For other DUB families, we detected the weak but distinct activities of UCHL5 and BAP1, although neither our study nor those by other groups detected the activities of UCHL1 and UCHL3. We also detected the activities of Josephin family DUBs, JOSD1 and JOSD2, by the DUB assay using diubiquitin (Figure 3D), and those of ATXN3 and ATXN3L using tetraubiquitins as the substrate (Figure S4). The JAMM-family DUBs in our study also have DUB activities, except for MYSM1 and PSMD7. Consistent with previous reports [21,36], STAMBP showed high linkage specificity to K63-diubiquitin in our assay. Many of the other JAMM-family DUBs showed broad linkage specificities, but all of the active JAMM-family DUBs failed to cleave M1-diubiquitin. Through the comprehensive DUB assay, we confirmed that only some USP-family DUBs and OTULIN have the ability to cleave M1-diubiquitin, indicating the peculiarity of peptide bond cleavage between ubiquitins, but not iso-peptide bond cleavage by many DUBs. Taken together, our study revealed the linkage specificities of many biochemically uncharacterized DUBs, and these results provide valuable information for many researchers engaged in DUB studies. However, in comparison with the USP- and OTU-family DUBs, the DUBs belonging to the other three families showed relatively weak activities. Even among the USP- and OTU-family DUBs, a few DUBs showed relatively weak or almost no activities (Figure 3). This might be caused by the particular characteristics of these families or alternatively, our assay was performed under inappropriate conditions, such as the length of ubiquitin chain, the buffer composition, or the absence of an interaction partner. As for the substrate ubiquitin, we used the diubiquitins in this study, since all eight linkage types of diubiquitins but not of longer ubiquitin chains are commercially available now. However, some DUBs such as ATXN3 and ATXN3L prefer longer ubiquitin chain than diubiquitin. In addition, longer ubiquitin chain than diubiquitin are reported to be exist in cells; thus, longer ubiquitin chains are thought to be more physiological substrate for many DUBs. Furthermore, some DUBs required interaction partner for their activation, besides USP1 and its interaction partner UAF1 described above. For example, the activity of UCHL5 was significantly enhanced by binding with its interactor, Adrm1 [37]. Because purified recombinant DUBs were used in the DUB assay demonstrated here, it is possible that we overlooked the potential activities of these DUBs, due to the lack of the interaction partners. To know the enzymatic character of the DUBs accurately, further analysis to identify the unknown interaction partners for DUBs are needed.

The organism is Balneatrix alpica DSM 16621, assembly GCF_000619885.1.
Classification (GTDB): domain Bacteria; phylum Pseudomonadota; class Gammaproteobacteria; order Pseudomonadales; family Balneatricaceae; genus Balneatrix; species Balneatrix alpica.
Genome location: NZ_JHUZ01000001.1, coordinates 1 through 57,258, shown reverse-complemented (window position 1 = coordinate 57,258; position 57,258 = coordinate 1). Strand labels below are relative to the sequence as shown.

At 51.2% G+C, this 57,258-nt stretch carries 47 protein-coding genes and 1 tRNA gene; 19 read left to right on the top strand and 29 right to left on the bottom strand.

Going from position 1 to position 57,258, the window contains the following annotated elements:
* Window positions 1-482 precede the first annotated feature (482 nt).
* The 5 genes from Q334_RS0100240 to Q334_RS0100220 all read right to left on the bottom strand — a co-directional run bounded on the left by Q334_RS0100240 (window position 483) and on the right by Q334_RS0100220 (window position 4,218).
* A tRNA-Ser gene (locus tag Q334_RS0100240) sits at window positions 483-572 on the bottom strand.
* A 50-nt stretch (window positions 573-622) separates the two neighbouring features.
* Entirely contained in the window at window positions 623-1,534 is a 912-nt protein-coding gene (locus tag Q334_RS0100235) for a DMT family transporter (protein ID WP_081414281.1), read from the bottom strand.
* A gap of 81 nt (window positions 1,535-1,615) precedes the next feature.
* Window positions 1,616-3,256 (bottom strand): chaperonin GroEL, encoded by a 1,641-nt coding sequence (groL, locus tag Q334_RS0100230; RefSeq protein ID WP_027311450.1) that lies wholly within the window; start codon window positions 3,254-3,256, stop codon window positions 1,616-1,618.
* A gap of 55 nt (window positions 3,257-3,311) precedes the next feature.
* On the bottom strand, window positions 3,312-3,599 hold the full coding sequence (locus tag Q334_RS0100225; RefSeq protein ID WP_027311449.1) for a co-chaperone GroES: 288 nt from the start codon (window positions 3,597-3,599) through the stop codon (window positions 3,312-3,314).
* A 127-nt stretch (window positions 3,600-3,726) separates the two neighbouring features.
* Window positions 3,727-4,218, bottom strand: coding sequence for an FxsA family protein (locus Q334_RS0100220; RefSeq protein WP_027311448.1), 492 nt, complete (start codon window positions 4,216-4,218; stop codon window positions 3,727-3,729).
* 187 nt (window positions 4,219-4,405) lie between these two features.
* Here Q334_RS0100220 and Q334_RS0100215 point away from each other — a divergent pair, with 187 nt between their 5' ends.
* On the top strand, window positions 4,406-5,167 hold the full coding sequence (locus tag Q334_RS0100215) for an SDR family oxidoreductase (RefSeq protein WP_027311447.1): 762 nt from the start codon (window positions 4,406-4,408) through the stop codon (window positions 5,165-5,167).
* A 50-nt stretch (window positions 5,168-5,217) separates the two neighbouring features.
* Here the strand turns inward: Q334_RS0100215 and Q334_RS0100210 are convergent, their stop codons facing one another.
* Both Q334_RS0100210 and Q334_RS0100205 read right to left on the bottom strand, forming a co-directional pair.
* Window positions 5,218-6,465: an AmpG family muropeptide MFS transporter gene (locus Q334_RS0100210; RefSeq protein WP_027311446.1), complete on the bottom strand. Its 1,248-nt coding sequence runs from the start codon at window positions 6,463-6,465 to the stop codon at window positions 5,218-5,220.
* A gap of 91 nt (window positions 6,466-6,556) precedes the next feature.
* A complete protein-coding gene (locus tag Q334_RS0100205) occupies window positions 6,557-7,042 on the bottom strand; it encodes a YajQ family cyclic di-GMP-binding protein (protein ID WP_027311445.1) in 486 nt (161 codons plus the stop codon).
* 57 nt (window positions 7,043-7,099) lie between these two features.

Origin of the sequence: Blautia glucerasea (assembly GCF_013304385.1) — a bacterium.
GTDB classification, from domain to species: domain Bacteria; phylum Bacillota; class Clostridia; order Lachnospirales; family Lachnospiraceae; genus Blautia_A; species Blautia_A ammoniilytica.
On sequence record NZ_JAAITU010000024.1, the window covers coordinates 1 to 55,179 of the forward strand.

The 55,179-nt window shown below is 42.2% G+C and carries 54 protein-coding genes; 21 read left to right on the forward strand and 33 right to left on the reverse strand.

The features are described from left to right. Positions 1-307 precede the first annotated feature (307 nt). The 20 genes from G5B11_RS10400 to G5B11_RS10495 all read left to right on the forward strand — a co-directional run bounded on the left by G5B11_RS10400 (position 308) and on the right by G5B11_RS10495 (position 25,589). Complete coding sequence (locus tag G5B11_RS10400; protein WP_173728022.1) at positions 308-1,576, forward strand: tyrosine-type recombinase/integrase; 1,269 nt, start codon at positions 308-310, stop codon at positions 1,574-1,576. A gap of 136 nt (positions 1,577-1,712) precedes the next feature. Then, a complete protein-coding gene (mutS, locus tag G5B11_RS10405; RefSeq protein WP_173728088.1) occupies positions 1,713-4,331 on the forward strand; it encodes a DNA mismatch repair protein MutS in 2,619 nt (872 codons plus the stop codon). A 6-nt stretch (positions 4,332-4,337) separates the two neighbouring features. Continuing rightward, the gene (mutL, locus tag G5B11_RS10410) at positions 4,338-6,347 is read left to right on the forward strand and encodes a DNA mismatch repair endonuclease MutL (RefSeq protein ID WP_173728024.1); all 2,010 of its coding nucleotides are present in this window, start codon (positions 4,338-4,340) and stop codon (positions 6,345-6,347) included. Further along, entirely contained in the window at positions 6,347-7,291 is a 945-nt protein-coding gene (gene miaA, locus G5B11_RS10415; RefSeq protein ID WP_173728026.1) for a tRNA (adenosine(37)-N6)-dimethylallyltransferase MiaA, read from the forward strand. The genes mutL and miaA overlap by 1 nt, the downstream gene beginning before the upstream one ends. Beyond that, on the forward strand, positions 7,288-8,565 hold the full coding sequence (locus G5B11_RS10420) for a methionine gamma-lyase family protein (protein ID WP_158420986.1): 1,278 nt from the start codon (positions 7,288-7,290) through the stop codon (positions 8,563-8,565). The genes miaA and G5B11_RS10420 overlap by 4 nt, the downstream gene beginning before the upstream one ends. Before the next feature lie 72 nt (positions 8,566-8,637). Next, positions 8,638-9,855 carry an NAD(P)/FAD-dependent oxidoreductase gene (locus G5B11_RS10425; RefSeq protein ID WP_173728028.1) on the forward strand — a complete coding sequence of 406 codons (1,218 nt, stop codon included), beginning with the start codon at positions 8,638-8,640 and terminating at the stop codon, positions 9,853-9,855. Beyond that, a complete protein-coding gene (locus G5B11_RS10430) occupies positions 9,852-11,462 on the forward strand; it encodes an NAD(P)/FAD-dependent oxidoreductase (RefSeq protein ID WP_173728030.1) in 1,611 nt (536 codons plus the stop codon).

Taking advantage of the many active DUBs, we utilized the DUB array as an evaluation panel for the selectivities of DUB inhibitors. As described in the introduction, many DUBs are considered as attractive drug discovery targets, and indeed, an increasing number of reports have described the development of specific inhibitors for target DUBs [8,9,38,39,40]. However, Ritorto’s excellent work revealed that many of these DUB inhibitors, including one developed as a specific inhibitor for the target DUB, showed broad selectivities toward numerous DUBs from different families [21]. This is mainly caused by the structural similarity of the catalytic domains of DUBs. Especially, the structure of the catalytic triad and the mechanisms of peptide- and isopeptide-bond hydrolysis by nucleophilic attack are conserved in almost all cysteine protease DUBs, even from different families [21,41]. Therefore, the development of chemical compounds that specifically inhibit only the targeted DUBs is considered to be a challenging issue. Recently, specific DUB inhibitors for USP7 have been reported by two research groups [42,43]. In both studies, the selectivities of the lead compounds and their derivatives were biochemically evaluated using about 40 recombinant DUBs, and highly specific inhibitors for USP7 were eventually obtained by structural expansion of the lead compound. These achievements strongly indicate the importance of accurate biochemical evaluations using many recombinant DUBs. In this study, we established an assay platform to evaluate the selectivities of DUB inhibitors, using the AlphaScreen system. In a model study using two commercial DUB inhibitors, we properly evaluated the selectivity of each DUB inhibitor (Figure 4B), indicating the good potential of the assay. However, only 29 DUBs from the USP- and OTU-families were available for this evaluation. The major reason for this is thought to be the limitation of the substrate ubiquitins, since only monoubiquitin, K48-diubiquitin, M1-diubiquitin, and M1-tetraubiquitin were used. In a future study, we will prepare additional substrate ubiquitins, such as K63-diubiquitin, for the AlphaScreen to detect the activities of K63-specific and -preferring DUBs.